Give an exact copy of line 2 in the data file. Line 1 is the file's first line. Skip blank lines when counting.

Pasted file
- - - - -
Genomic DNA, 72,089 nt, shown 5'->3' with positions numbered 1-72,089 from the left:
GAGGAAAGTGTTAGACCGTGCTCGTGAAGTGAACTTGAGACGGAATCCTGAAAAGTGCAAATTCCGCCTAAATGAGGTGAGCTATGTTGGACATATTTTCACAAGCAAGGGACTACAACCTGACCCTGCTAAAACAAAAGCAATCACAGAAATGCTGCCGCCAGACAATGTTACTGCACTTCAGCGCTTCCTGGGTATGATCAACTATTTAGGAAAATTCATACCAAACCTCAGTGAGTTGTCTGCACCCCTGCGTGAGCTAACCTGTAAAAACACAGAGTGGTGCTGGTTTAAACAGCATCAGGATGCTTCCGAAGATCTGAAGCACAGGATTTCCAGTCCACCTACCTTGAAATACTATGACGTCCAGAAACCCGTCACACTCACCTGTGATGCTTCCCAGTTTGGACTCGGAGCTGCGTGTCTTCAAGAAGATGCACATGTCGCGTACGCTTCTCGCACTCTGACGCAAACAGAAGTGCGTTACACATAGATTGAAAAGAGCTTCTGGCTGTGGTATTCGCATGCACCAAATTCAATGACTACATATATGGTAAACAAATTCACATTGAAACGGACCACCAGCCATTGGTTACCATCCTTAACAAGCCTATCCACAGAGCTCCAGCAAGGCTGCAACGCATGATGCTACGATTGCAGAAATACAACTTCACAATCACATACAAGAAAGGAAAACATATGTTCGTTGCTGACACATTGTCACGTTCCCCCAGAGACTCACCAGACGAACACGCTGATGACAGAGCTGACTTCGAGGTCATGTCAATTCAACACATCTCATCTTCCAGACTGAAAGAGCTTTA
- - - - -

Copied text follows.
GAGGAAAGTGTTAGACCGTGCTCGTGAAGTGAACTTGAGACGGAATCCTGAAAAGTGCAAATTCCGCCTAAATGAGGTGAGCTATGTTGGACATATTTTCACAAGCAAGGGACTACAACCTGACCCTGCTAAAACAAAAGCAATCACAGAAATGCTGCCGCCAGACAATGTTACTGCACTTCAGCGCTTCCTGGGTATGATCAACTATTTAGGAAAATTCATACCAAACCTCAGTGAGTTGTCTGCACCCCTGCGTGAGCTAACCTGTAAAAACACAGAGTGGTGCTGGTTTAAACAGCATCAGGATGCTTCCGAAGATCTGAAGCACAGGATTTCCAGTCCACCTACCTTGAAATACTATGACGTCCAGAAACCCGTCACACTCACCTGTGATGCTTCCCAGTTTGGACTCGGAGCTGCGTGTCTTCAAGAAGATGCACATGTCGCGTACGCTTCTCGCACTCTGACGCAAACAGAAGTGCGTTACACATAGATTGAAAAGAGCTTCTGGCTGTGGTATTCGCATGCACCAAATTCAATGACTACATATATGGTAAACAAATTCACATTGAAACGGACCACCAGCCATTGGTTACCATCCTTAACAAGCCTATCCACAGAGCTCCAGCAAGGCTGCAACGCATGATGCTACGATTGCAGAAATACAACTTCACAATCACATACAAGAAAGGAAAACATATGTTCGTTGCTGACACATTGTCACGTTCCCCCAGAGACTCACCAGACGAACACGCTGATGACAGAGCTGACTTCGAGGTCATGTCAATTCAACACATCTCATCTTCCAGACTGAAAGAGCTTTA